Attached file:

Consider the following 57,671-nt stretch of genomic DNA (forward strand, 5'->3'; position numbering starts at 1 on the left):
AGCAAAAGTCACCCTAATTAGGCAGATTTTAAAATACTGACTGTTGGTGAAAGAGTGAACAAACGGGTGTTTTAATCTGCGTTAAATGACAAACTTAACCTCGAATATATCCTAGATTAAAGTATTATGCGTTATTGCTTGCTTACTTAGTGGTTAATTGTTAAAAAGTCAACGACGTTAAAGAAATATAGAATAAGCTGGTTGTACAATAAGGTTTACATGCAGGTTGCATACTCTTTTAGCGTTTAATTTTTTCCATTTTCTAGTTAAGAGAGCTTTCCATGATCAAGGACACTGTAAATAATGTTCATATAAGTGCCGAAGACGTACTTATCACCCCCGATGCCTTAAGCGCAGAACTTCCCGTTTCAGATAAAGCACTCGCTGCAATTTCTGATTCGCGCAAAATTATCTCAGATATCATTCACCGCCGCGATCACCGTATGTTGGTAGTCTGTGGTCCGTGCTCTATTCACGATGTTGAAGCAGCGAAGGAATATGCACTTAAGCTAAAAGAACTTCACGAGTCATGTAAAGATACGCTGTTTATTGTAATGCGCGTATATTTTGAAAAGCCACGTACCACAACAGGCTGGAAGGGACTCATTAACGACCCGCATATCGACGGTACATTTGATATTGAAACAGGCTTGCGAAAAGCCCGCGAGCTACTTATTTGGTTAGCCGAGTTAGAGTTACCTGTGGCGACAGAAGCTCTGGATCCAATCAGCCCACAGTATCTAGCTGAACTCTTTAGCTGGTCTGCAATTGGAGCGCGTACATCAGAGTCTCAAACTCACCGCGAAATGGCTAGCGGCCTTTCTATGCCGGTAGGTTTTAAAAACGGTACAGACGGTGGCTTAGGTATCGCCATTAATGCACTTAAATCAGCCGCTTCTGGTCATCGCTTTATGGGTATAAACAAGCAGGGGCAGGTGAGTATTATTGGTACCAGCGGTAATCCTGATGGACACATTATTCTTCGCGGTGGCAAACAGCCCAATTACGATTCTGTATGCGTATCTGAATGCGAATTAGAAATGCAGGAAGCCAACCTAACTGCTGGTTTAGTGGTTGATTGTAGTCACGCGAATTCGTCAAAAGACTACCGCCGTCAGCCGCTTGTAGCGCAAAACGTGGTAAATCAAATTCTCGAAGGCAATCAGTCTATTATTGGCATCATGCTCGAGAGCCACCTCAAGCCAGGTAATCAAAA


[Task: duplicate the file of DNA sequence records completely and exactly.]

Consider the following 57,671-nt stretch of genomic DNA (forward strand, 5'->3'; position numbering starts at 1 on the left):
AGCAAAAGTCACCCTAATTAGGCAGATTTTAAAATACTGACTGTTGGTGAAAGAGTGAACAAACGGGTGTTTTAATCTGCGTTAAATGACAAACTTAACCTCGAATATATCCTAGATTAAAGTATTATGCGTTATTGCTTGCTTACTTAGTGGTTAATTGTTAAAAAGTCAACGACGTTAAAGAAATATAGAATAAGCTGGTTGTACAATAAGGTTTACATGCAGGTTGCATACTCTTTTAGCGTTTAATTTTTTCCATTTTCTAGTTAAGAGAGCTTTCCATGATCAAGGACACTGTAAATAATGTTCATATAAGTGCCGAAGACGTACTTATCACCCCCGATGCCTTAAGCGCAGAACTTCCCGTTTCAGATAAAGCACTCGCTGCAATTTCTGATTCGCGCAAAATTATCTCAGATATCATTCACCGCCGCGATCACCGTATGTTGGTAGTCTGTGGTCCGTGCTCTATTCACGATGTTGAAGCAGCGAAGGAATATGCACTTAAGCTAAAAGAACTTCACGAGTCATGTAAAGATACGCTGTTTATTGTAATGCGCGTATATTTTGAAAAGCCACGTACCACAACAGGCTGGAAGGGACTCATTAACGACCCGCATATCGACGGTACATTTGATATTGAAACAGGCTTGCGAAAAGCCCGCGAGCTACTTATTTGGTTAGCCGAGTTAGAGTTACCTGTGGCGACAGAAGCTCTGGATCCAATCAGCCCACAGTATCTAGCTGAACTCTTTAGCTGGTCTGCAATTGGAGCGCGTACATCAGAGTCTCAAACTCACCGCGAAATGGCTAGCGGCCTTTCTATGCCGGTAGGTTTTAAAAACGGTACAGACGGTGGCTTAGGTATCGCCATTAATGCACTTAAATCAGCCGCTTCTGGTCATCGCTTTATGGGTATAAACAAGCAGGGGCAGGTGAGTATTATTGGTACCAGCGGTAATCCTGATGGACACATTATTCTTCGCGGTGGCAAACAGCCCAATTACGATTCTGTATGCGTATCTGAATGCGAATTAGAAATGCAGGAAGCCAACCTAACTGCTGGTTTAGTGGTTGATTGTAGTCACGCGAATTCGTCAAAAGACTACCGCCGTCAGCCGCTTGTAGCGCAAAACGTGGTAAATCAAATTCTCGAAGGCAATCAGTCTATTATTGGCATCATGCTCGAGAGCCACCTCAAGCCAGGTAATCAAAA